Искусство и архитектура
Architectural Digest India

Architectural Digest India November 2019

From the most beautiful celebrity homes to the smallest living spaces, AD India presents the very best of international and Indian architecture and design, inspiring readers to create the homes they’ve always dreamt of. The magazine contains photo spreads of the best homes, stories on the latest trends and people in design, plus advise practical solutions for home improvement. Our pages help readers visualize, plan, adapt, and innovate houses to reflect the personalities of the people who live in them. As a showcase of the best of contemporary India design and key international trends, it is an essential resource for refined home-owners planning luxurious spaces.

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1 мин.
the art issue

Things are rocky at home. My house is upside down. We get on like a house on fire. I immediately related to the five pretty and witty watercolours that Francesco Clemente painted specially for our cover. Oh, how smug I was, that I finally understood art. From this moment on, I thought, I would no longer be confronted by questions, even by the difficult-to-decipher performance art of Nikhil Chopra, but would instead be instilled with instant intellectual critique. Or so I hoped. When Francesco sent his accompanying artist statement, it came in the form of an ancient Sanskrit text, and I was more clueless than ever. When pushed for more clarity, he emailed from New York (the watercolours were painted there, rather than at his Chennai studio), to explain that…

6 мин.

SHOLEEN DAMARWALA WRITER Sholeen Damarwala is a New York-based writer whose work has appeared in Al Jazeera, Interior Design Magazine, Vanity Fair Espana, and GQ. In this issue, she writes about the Art + Design Salon in New York, ‘Moulding Ideas’ (pg 88). “It was lovely to learn about how Fernando Casasempere, a Chilean artist, uses clay as a medium to narrate his love for his South American roots.” DISNEY DAVIS AND NITIN BARCHHA DESIGNERS For AD’s collaborative ‘The Frame Project’ (pg 100), founders of Material Immaterial, Disney Davis and Nitin Barchha chose to work with a neutral material to keep the focus on the art. “This was a very enjoyable project to design a frame as a prototype, especially because its so different when we’re doing multiples. FRANCESCO CLEMENTE ARTIST Francesco Clemente is a painter who studied…

4 мин.
by royal appointment

Designer Raghavendra Rathore took all of four years to complete Obeetee’s 2019 Proud To Be Indian collection that is set to be launched next month. (The brand has previously collaborated with designers Tarun Tahiliani and Abraham & Thakore as well for a line-up of creations expressed in their distinct sensibilities for the same collection.) In a world thriving on instant turnarounds, Rathore’s prolonged contemplation on design and material is a class act of defiance, even an unfaltering refusal to rush a labour of love. And this collection embodies all the old-world aesthetics and regal grandeur that’s been long familiar to Rathore, a member of Jodhpur’s royal family. Since 2015, Rathore and Obeetee’s design team have been devouring references on history, culture, architecture, embroidery and choice of colours favoured by royalty. One…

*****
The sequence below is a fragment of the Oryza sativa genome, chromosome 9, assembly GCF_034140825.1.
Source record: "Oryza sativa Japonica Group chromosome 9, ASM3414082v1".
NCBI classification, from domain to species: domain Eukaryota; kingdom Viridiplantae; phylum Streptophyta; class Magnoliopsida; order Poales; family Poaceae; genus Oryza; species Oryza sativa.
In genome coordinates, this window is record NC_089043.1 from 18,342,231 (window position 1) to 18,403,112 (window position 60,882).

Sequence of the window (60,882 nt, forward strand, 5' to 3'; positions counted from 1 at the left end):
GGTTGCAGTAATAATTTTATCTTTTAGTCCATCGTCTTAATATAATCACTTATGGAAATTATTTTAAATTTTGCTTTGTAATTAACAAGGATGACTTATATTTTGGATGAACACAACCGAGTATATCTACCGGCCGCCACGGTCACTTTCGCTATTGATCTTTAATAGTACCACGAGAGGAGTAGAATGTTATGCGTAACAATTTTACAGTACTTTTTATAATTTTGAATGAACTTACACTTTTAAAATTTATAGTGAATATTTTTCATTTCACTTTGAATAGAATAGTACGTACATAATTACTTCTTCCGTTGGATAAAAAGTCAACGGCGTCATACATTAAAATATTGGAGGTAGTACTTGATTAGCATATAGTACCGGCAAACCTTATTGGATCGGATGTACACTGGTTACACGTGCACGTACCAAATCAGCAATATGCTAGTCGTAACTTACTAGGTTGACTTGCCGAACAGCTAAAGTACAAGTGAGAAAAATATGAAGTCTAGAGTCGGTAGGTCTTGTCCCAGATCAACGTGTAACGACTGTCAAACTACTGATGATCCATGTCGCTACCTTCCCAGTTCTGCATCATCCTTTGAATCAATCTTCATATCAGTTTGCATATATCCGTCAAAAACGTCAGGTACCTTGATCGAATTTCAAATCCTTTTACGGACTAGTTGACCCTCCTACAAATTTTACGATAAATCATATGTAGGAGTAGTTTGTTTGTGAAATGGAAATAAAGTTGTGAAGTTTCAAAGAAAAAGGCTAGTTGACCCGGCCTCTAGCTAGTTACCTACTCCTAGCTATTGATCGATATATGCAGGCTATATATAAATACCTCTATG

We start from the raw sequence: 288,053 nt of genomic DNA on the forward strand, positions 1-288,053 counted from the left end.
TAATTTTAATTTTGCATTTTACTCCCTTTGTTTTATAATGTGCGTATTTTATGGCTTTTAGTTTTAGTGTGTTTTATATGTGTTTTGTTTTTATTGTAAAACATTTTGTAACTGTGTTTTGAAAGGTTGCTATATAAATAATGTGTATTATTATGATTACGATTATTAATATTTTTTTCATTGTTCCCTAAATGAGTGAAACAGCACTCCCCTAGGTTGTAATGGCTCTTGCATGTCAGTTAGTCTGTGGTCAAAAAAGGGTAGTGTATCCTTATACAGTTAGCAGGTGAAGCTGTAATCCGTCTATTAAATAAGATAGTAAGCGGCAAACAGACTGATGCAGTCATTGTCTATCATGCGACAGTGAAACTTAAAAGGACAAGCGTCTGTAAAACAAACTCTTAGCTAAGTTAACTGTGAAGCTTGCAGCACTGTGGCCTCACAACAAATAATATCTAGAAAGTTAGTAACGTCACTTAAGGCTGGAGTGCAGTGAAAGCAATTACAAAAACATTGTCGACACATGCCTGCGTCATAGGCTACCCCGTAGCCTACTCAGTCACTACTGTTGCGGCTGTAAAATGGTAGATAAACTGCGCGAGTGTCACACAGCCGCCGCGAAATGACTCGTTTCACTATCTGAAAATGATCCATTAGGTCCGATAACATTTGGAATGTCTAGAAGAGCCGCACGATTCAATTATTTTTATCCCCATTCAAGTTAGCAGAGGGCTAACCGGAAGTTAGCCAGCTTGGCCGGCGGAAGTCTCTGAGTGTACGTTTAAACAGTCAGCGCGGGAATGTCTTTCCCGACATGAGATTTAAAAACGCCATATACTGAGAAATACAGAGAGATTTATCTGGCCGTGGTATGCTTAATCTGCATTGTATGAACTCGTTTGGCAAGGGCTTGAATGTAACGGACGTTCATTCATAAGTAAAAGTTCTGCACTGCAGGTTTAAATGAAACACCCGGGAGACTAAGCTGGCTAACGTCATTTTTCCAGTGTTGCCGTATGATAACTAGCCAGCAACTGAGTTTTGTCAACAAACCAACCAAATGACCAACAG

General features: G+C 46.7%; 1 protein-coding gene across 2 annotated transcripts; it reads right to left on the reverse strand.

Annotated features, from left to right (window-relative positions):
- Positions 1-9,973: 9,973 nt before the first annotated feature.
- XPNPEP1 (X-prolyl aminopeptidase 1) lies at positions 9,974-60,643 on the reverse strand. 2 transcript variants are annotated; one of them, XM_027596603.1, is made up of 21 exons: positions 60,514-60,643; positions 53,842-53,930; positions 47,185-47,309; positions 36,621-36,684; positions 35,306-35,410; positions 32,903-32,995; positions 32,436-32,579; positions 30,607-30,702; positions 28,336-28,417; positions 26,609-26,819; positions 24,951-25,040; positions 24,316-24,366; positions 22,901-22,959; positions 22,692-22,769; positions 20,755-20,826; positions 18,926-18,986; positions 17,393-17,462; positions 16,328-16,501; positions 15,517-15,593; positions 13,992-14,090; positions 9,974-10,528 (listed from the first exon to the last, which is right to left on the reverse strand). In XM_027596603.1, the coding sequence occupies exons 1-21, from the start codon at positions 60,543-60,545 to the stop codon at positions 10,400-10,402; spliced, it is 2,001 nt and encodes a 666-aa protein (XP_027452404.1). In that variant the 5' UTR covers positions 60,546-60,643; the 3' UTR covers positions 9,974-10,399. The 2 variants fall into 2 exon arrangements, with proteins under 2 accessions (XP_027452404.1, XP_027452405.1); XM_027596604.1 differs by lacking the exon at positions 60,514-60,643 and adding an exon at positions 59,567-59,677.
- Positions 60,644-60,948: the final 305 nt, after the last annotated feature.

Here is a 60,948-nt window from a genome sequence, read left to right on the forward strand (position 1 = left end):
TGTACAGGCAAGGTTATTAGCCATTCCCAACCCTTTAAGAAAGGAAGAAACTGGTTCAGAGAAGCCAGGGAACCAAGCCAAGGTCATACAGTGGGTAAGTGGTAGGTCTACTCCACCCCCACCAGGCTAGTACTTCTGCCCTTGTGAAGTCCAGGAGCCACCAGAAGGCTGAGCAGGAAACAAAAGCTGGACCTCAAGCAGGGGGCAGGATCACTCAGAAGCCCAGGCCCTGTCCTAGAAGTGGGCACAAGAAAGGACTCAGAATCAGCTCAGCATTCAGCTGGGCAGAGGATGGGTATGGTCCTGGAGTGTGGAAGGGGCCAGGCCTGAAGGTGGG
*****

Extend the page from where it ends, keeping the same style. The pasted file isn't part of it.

6 мин.
context matters

At a panel discussion, a hypothetical question was posed to the curatorial team of the Chicago Architecture Biennial (CAB): “If you had to curate an art biennial using the same theme [of ‘...and other such stories’], would it have been any different?” This idea—of architecture being a secondary or tertiary element in an architecture biennial—surfaced on more than one occasion as the media toured the primary and off-site locations of the biennial. It also served as a lens through which this writer viewed each exhibit. The curatorial team of this edition comprises artistic director Yesomi Umolu, and co-curators Sepake Angiama and Paulo Tavares. Umolu is the director and curator, Logan Centre Exhibitions at the Reva and David Logan Center for the Arts, University of Chicago. Angiama, who is a curator and…

2 мин.
in one sitting

The idea behind this chair was to create a modern interpretation of the people’s chair,” says Tarini Jindal Handa, Managing Director, Forma. The brand from the JSW Group was launched early this year and focuses on contemporary steel furniture, with the aim of “providing function, quality, design and value with sustainability”. The chair it hopes to unseat, in a manner of speaking, is the monobloc—the one-piece, polypropylene plastic, injection-moulded chair that is as ubiquitous as it is reviled, for, perhaps, good reason. The monobloc was designed (to use the term loosely) in the 1970s, primarily for easy manufacturing. While its makers (unknown, since no one stepped up to take either credit, or blame) ensured that it was lightweight, weatherproof and easily stackable, aesthetics or environmental concerns never really entered the…

2 мин.
no light matter

Of all the activities an exploration of tantra inspires, experiments in contemporary lighting might be some of the most unexpected. But since 2018, when he first read The Art of Tantra, by the late artist and educator Philip Rawson, Nikhil Paul, founder of design studio Paul Matter, has been doing just that. But such explorations are not unprecedented; in fact, in this, Paul follows in the footsteps of icons like Ettore Sottsass and, more recently, Indian designers and architects like Divya Thakur (of Design Temple) and Ashiesh Shah. ‘Monolith’ was actually the first design in this series, but the ‘God’ and ‘Goddess’ sconces (featured in AD’s March-April 2019 issue) were the first products launched. Made in brass, they featured sinuously intertwined, slim, curvy metallic tubes. The ‘Monolith’ lamp, on the other hand, is…